Furthermore, openness and vulnerability often initiate the journey towards healing whether it's for the individual or to help resolve an issue within the relationship. As with most things in our lives, healing usually begins when we first admit that there's an issue. When that doesn't happen, how, then, can the healing begin or how can you rectify a situation if you're not willing to be 100% open with each other? Not to mention, if I'm not aware of something, then how can I begin to work on it or help you work through it?

At the end of the day, if you can't be vulnerable with the person you spend the most time with, then who can you be open with? Although it takes time because many of us build emotional walls and being vulnerable can feel uncomfortable, nobody should know you better than your partner knows you.

Although this list isn't exhaustive, rest assured that these three healthy relationship characteristics––communication, commitment, and candor––will definitely set you up for success for a happy, healthy and loving relationship.

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When I was ten, my Sunday school teacher put on a brief performance in class that included some of the boys standing in front of the classroom while she stood in front of them holding a heart shaped box of chocolate. One by one, she tells each boy to come and bite a piece of candy and then place the remainder back into the box. After the last boy, she gave the box of now mangled chocolate over to the other Sunday school teacher — who happened to be her real husband — who made a comically puzzled face. She told us that the lesson to be gleaned from this was that if you give your heart away to too many people, once you find “the one,” that your heart would be too damaged. The lesson wasn’t explicitly about sex but the implication was clearly present.

That memory came back to me after a flier went viral last week, advertising an abstinence event titled The Close Your Legs Tour with the specific target demo of teen girls came across my Twitter timeline. The event was met with derision online. Writer, artist, and professor Ashon Crawley said: “We have to refuse shame. it is not yours to hold. legs open or not.” Writer and theologian Candice Marie Benbow said on her Twitter: “Any event where 12-17-year-old girls are being told to ‘keep their legs closed’ is a space where purity culture is being reinforced.”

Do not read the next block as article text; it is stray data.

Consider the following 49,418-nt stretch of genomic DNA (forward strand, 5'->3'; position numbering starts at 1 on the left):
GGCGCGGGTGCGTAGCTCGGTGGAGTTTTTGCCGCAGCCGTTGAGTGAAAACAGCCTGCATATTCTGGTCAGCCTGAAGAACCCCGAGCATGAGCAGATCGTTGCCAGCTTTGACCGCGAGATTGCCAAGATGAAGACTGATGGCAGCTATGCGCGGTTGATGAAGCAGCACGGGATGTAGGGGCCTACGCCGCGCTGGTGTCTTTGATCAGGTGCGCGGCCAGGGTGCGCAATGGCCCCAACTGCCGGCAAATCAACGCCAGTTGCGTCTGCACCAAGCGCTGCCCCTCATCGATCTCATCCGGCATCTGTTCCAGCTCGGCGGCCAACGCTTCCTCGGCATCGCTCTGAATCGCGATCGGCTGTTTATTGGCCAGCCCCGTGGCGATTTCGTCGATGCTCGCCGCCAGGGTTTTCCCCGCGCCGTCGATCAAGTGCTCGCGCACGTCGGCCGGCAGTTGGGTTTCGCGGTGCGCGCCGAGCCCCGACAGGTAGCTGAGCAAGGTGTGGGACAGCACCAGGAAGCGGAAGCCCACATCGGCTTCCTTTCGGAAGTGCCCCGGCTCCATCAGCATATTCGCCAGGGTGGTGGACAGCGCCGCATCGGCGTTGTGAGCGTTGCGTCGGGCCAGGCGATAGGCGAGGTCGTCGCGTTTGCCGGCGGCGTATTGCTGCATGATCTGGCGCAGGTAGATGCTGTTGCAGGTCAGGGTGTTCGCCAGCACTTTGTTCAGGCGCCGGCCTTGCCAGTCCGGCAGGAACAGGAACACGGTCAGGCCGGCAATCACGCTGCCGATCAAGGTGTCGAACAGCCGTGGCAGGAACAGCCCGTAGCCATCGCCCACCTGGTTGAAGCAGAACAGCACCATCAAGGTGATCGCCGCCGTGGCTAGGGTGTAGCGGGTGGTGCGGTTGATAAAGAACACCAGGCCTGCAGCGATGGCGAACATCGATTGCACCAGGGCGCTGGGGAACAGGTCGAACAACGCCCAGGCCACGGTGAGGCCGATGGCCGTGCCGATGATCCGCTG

“Purity culture,” as Benbow referenced, is a culture that teaches primarily girls and women that their value is to be found in their ability to stay chaste and “pure”–as in, non-sexual–for both God and their future husbands.

I grew up in an explicitly evangelical house and church, where I was taught virginity was the best gift a girl can hold on to until she got married. I fortunately never wore a purity ring or had a ceremony where I promised my father I wouldn’t have pre-marital sex. I certainly never even thought of having my hymen examined and the certificate handed over to my father on my wedding day as “proof” that I kept my promise. But the culture was always present. A few years after that chocolate-flavored indoctrination, I was introduced to the fabled car anecdote. “Boys don’t like girls who have been test-driven,” as it goes.

And I believed it for a long time. That to be loved and to be desired by men, it was only right for me to deny myself my own basic human desires, in the hopes of one day meeting a man that would fill all of my fantasies — romantically and sexually. Even if it meant denying my queerness, or even if it meant ignoring how being the only Black and fat girl in a predominantly white Christian space often had me watch all the white girls have their first boyfriends while I didn’t. Something they don’t tell you about purity culture – and that it took me years to learn and unlearn myself – is that there are bodies that are deemed inherently sinful and vulgar. That purity is about the desire to see girls and women shrink themselves, make themselves meek for men.

Purity culture isn’t unlike rape culture which tells young girls in so many ways that their worth can only be found through their bodies. Whether it be through promiscuity or chastity, young girls are instructed on what to do with their bodies before they’ve had time to figure themselves out, separate from a patriarchal lens. That their needs are secondary to that of the men and boys in their lives.

It took me a while —after leaving the church and unlearning the toxic ideals around purity culture rooted in anti-Blackness, fatphobia, heteropatriarchy, and queerphobia — to embrace my body, my sexuality, and my queerness as something that was not only not sinful or dirty, but actually in line with the vision God has over my life. Our bodies don't stop being our temples depending on who we do or who we don’t let in, and our worth isn’t dependent on the width of our legs at any given point.